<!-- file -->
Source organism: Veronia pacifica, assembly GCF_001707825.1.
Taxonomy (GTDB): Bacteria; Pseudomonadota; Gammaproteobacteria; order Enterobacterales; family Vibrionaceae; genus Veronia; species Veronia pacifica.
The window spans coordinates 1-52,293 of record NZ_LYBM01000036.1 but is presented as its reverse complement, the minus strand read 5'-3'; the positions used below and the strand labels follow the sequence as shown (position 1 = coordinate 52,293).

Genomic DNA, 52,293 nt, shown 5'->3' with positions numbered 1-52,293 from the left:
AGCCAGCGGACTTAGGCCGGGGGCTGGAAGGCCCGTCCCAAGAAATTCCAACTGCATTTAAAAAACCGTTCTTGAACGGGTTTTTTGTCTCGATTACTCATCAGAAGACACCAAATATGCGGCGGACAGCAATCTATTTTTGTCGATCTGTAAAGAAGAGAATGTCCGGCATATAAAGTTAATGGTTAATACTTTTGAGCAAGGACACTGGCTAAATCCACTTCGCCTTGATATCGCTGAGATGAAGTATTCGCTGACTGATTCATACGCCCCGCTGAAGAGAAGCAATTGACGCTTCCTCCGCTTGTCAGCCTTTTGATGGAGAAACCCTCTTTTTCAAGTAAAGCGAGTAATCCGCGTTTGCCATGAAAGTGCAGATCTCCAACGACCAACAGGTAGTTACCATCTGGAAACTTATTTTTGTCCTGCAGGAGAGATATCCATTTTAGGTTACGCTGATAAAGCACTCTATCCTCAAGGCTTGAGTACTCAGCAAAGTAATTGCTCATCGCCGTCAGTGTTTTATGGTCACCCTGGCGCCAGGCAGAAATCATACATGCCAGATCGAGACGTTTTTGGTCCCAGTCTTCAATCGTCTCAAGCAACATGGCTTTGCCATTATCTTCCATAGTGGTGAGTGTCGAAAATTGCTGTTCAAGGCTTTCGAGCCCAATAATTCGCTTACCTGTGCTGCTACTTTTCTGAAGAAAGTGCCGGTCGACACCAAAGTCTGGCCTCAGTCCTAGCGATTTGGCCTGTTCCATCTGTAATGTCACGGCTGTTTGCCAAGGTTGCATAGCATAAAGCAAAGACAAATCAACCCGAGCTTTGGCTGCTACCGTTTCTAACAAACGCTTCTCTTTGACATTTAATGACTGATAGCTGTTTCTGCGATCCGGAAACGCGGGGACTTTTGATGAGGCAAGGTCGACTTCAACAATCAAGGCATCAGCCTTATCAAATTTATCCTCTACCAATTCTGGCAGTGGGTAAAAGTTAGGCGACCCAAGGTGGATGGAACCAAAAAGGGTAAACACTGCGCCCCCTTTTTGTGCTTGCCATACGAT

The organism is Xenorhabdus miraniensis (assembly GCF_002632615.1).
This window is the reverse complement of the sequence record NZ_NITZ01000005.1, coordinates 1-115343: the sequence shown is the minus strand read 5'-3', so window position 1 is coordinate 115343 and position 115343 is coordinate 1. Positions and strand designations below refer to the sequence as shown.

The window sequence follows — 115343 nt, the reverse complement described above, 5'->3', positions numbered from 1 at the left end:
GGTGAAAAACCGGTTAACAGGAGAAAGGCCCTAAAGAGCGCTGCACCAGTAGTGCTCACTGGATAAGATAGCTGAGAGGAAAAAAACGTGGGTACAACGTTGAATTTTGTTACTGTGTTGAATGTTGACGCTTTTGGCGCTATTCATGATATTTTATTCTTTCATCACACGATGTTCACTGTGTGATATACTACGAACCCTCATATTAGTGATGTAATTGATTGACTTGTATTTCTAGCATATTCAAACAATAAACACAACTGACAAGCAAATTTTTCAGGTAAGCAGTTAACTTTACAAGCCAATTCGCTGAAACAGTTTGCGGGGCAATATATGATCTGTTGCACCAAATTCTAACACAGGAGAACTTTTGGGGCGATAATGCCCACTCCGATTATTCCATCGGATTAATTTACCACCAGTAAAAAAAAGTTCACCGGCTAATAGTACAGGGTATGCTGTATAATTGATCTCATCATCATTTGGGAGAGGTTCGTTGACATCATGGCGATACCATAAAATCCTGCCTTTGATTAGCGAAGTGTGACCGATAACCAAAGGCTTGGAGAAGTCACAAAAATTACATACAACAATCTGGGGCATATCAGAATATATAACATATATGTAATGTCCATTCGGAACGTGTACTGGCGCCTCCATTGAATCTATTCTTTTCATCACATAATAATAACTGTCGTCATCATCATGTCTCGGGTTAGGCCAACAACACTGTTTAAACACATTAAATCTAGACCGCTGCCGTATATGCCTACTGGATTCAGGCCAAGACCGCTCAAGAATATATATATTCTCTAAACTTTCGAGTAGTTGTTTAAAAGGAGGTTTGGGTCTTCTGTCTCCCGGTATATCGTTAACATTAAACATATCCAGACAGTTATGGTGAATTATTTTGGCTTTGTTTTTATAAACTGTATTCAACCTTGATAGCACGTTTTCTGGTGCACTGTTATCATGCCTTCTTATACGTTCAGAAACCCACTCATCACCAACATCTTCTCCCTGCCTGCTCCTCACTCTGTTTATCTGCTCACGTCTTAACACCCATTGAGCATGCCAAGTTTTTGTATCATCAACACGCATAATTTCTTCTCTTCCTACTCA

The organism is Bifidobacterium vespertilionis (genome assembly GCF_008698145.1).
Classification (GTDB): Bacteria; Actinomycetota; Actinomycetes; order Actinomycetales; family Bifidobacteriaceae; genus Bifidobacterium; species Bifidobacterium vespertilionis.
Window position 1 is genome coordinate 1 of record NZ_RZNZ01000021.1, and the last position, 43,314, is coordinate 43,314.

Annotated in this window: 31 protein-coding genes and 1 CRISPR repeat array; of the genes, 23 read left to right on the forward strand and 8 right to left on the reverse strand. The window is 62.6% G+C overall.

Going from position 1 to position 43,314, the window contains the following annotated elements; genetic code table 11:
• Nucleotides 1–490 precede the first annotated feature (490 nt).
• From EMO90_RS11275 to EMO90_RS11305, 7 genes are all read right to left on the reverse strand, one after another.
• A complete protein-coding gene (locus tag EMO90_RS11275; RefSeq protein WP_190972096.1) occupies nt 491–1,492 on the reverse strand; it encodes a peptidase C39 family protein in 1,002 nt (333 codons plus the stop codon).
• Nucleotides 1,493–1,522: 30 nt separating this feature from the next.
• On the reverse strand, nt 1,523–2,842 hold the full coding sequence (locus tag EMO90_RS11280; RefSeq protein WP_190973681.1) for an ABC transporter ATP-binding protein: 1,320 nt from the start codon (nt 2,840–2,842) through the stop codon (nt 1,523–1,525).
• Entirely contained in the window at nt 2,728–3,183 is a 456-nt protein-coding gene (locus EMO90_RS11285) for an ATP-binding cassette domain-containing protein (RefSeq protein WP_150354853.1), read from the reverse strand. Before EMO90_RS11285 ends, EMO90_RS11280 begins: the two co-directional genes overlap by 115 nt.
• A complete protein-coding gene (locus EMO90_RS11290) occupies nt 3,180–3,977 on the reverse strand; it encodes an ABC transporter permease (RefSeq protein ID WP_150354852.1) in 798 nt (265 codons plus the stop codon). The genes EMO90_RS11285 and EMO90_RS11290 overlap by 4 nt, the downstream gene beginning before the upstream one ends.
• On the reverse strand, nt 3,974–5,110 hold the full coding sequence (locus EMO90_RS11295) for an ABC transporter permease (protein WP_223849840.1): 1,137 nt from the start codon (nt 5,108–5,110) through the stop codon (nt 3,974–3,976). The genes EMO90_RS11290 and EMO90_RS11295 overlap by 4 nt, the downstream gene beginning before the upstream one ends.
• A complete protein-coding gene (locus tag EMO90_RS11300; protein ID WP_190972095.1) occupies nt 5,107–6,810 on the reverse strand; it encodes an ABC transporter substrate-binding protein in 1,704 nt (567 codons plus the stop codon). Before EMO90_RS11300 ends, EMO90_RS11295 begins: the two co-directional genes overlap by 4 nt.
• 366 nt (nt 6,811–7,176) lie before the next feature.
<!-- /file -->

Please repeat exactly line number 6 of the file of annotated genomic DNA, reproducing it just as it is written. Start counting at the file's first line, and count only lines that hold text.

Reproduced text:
The organism is Xenorhabdus miraniensis (assembly GCF_002632615.1).